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Tuesday, September 19, 2017


The phrase "pencil whipping" is old expression often used in discussing fancy footwork when it comes to accounting practices.  It can also apply to a lot of organizational behaviors meant to create falsified or questionable data.  

Fundamentally, it's the egregious practice of the let's-don't-but-say-we-did syndrome.  Huh?  Examples, you ask?  Here goes:

  • Keeping sign-in sheets for staff each morning to provide proof that everyone showed up on time.
  • Tying commissions to new sales only, thus incentivizing sales staff to chase new customers and disregard old (and faithful) ones.
  • Crafting survey questions in such a way that they only provide the data responses that can be portrayed as favorable.
  • Posting a sign on the inside of the door of your public restroom to prove it's cleanliness, though any casual observance will clearly reveal otherwise.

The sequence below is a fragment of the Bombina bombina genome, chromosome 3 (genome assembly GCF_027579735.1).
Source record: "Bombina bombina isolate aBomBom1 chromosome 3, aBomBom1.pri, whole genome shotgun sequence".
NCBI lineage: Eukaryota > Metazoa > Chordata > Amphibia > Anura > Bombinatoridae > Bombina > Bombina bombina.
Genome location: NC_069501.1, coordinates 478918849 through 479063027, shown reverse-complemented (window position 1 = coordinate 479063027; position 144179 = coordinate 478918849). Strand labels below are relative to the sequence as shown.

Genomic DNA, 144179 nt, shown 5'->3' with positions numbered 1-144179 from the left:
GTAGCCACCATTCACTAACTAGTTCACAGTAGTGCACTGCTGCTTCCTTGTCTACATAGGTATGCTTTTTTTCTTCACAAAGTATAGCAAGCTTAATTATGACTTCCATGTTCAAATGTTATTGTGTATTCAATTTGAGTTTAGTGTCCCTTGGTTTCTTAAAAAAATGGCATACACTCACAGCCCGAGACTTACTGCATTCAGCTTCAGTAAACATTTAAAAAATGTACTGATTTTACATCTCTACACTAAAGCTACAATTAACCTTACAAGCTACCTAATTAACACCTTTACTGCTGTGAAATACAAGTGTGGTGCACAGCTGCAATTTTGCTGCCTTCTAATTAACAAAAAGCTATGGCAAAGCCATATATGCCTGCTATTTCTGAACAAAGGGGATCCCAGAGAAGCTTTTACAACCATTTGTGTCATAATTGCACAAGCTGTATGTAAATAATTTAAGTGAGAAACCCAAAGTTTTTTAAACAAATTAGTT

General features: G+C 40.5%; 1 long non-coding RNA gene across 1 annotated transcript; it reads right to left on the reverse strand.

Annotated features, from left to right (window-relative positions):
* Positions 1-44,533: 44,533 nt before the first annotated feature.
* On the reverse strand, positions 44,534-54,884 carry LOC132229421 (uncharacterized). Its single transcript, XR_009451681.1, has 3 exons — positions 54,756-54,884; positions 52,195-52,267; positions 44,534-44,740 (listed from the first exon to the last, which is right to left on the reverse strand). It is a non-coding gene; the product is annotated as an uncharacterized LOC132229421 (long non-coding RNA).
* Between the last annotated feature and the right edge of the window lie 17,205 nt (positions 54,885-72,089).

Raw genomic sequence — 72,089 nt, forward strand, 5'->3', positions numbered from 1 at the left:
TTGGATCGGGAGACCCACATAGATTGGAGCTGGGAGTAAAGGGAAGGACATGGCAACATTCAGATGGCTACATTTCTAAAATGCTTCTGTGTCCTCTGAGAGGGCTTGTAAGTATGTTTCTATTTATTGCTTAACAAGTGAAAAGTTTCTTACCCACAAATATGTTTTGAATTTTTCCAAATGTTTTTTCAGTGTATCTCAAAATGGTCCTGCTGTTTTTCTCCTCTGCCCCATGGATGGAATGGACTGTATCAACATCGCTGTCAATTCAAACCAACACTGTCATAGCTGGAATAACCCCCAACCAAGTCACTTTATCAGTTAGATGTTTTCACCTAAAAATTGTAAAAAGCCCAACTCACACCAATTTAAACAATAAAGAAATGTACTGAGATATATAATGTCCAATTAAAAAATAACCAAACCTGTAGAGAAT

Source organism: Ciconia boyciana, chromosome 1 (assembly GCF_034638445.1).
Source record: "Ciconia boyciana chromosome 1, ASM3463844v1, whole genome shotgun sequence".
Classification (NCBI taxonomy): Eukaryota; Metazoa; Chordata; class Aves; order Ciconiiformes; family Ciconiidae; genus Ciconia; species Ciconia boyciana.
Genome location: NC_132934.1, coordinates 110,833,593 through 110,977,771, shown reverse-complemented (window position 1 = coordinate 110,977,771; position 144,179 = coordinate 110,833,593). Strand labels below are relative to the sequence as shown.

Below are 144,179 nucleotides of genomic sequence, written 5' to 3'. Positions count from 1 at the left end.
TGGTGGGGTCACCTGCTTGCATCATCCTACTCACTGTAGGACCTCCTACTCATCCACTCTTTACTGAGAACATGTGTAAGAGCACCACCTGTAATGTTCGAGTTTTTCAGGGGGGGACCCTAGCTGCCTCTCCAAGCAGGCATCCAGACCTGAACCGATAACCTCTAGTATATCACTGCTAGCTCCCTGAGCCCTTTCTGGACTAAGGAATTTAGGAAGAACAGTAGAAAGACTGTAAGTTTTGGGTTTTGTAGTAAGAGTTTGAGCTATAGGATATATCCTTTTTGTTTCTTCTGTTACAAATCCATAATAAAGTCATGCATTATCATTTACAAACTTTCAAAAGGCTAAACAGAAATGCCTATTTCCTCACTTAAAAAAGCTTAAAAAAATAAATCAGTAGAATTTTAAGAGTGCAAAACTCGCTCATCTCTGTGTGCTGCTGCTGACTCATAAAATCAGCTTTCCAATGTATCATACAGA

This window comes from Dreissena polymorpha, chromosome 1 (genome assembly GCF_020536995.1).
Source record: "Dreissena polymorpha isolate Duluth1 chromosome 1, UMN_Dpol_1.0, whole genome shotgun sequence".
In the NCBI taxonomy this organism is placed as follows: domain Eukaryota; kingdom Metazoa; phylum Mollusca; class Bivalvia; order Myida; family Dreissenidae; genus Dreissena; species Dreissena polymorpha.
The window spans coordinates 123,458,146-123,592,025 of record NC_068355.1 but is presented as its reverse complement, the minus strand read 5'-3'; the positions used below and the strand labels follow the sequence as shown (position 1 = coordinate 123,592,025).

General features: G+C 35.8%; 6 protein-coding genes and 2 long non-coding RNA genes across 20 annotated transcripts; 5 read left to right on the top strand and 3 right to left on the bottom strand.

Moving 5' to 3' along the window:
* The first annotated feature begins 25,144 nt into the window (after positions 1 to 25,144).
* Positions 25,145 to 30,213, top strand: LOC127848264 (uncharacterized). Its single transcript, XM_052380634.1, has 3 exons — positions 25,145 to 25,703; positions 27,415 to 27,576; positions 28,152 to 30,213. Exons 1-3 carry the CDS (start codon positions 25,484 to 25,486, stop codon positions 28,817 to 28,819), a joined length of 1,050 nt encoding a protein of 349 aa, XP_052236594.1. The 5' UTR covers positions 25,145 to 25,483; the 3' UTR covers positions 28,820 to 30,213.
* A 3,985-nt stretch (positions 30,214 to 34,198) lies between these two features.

• Developing padded up budgets with innocuous sounding line items to hide expenditure plans.
You get the idea.  The list could go on and on.  Those of us who have worked in organizations of any size could continue to add to this list of absurdities that serve as falsifiers of reality.

To what end?  Such acts and initiatives never serve the organization, or its membership, well.

TRUTH is a fundamental metric of health, whether personal or organizational.  Denial, or outright deceit, are symptoms of deep-seated dysfunction or illness.

Our habits, our behaviors, belie our intentions.  Always.

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